Distinction by dialect group also has been important historically in the administrative treatment of the Chinese in Cambodia. The French brought with them a system devised by the Vietnamese Emperor Gia Long (1802-20) to classify the local Chinese according to areas of origin and dialect. These groups were called bang (or congregations by the French) and had their own leaders for law, order, and tax-collecting. In Cambodia every Chinese was required to belong to a bang. The head of a bang, known as the ong bang, was elected by popular vote; he functioned as an intermediary between the members of his bang and the government. Individual Chinese who were not accepted for membership in a bang were deported by the French authorities.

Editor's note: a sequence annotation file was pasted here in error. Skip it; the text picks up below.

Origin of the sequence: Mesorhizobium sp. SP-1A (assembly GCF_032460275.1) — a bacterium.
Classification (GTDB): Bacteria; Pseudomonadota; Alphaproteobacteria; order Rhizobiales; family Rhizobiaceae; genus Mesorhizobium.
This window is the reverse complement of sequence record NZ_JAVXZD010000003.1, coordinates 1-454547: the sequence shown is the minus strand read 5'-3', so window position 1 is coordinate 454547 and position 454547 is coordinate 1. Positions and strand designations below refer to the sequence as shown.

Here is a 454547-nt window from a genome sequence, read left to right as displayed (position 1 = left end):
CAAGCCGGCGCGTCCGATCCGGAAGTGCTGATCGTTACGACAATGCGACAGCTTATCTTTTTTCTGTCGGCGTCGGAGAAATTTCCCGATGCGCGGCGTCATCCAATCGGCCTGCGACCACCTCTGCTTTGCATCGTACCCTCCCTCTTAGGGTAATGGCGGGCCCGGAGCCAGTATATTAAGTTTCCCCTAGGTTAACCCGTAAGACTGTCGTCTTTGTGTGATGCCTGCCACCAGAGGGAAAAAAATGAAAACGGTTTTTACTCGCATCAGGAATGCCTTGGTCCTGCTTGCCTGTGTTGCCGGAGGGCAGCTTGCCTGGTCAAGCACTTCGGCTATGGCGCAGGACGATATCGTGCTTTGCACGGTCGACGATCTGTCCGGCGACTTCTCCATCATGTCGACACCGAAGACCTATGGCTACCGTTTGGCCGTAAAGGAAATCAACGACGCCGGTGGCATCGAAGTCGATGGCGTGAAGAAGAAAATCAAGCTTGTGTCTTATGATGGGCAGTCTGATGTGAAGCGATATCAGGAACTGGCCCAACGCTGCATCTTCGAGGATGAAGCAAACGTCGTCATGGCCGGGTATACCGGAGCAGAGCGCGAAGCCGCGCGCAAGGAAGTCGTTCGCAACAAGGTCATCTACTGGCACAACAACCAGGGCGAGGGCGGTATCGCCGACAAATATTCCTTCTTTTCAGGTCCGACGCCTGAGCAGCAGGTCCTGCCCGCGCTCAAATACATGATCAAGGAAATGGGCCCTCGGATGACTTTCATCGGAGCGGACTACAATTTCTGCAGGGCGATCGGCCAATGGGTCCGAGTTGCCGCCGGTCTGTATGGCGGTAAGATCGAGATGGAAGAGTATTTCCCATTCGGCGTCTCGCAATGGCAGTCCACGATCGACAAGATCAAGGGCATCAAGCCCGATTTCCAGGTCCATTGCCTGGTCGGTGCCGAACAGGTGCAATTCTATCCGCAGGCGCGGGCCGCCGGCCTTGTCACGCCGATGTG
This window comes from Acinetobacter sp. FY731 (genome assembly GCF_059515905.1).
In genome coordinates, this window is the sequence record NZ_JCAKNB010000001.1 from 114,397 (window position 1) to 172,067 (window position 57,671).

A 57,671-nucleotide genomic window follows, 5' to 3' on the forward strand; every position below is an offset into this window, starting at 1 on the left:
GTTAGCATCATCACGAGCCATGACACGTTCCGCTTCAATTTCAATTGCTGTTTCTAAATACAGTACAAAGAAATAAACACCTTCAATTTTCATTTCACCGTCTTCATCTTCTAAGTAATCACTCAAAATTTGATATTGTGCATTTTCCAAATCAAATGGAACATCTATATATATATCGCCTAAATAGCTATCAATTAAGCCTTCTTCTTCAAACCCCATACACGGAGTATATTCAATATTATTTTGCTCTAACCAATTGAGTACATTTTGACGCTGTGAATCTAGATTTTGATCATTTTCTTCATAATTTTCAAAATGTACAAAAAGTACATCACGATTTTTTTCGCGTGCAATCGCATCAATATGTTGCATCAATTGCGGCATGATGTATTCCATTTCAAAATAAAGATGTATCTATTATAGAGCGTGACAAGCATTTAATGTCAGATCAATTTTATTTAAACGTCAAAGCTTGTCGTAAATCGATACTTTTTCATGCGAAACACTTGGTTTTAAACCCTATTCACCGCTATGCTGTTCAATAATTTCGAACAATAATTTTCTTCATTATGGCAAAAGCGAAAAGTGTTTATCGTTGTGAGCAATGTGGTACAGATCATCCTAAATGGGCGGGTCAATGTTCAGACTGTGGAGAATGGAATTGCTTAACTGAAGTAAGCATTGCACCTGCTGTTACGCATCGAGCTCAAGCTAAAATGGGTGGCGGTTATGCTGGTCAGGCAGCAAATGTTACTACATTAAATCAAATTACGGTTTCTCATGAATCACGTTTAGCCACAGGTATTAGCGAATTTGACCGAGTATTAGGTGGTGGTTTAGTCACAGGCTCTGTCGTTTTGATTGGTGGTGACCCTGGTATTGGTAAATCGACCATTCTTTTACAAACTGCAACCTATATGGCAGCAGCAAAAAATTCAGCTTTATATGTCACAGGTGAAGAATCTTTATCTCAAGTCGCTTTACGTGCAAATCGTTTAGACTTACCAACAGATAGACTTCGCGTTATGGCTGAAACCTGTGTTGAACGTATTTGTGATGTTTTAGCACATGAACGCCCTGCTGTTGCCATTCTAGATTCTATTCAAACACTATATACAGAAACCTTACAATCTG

The French system of administering the Chinese community was terminated in 1958. During the 1960s, Chinese community affairs tended to be handled, at least in Phnom Penh, by the Chinese Hospital Committee, an organization set up to fund and to administer a hospital established earlier for the Chinese community. This committee was the largest association of Chinese merchants in the country, and it was required by the organization's constitution to include on its fifteen-member board six from the Teochiu dialect group, three from the Cantonese, two from the Hokkien, two from the Hakka, and two from the Hainanese. The hospital board constituted the recognized leadership of Phnom Penh's Chinese community. Local Chinese school boards in the smaller cities and towns often served a similar function.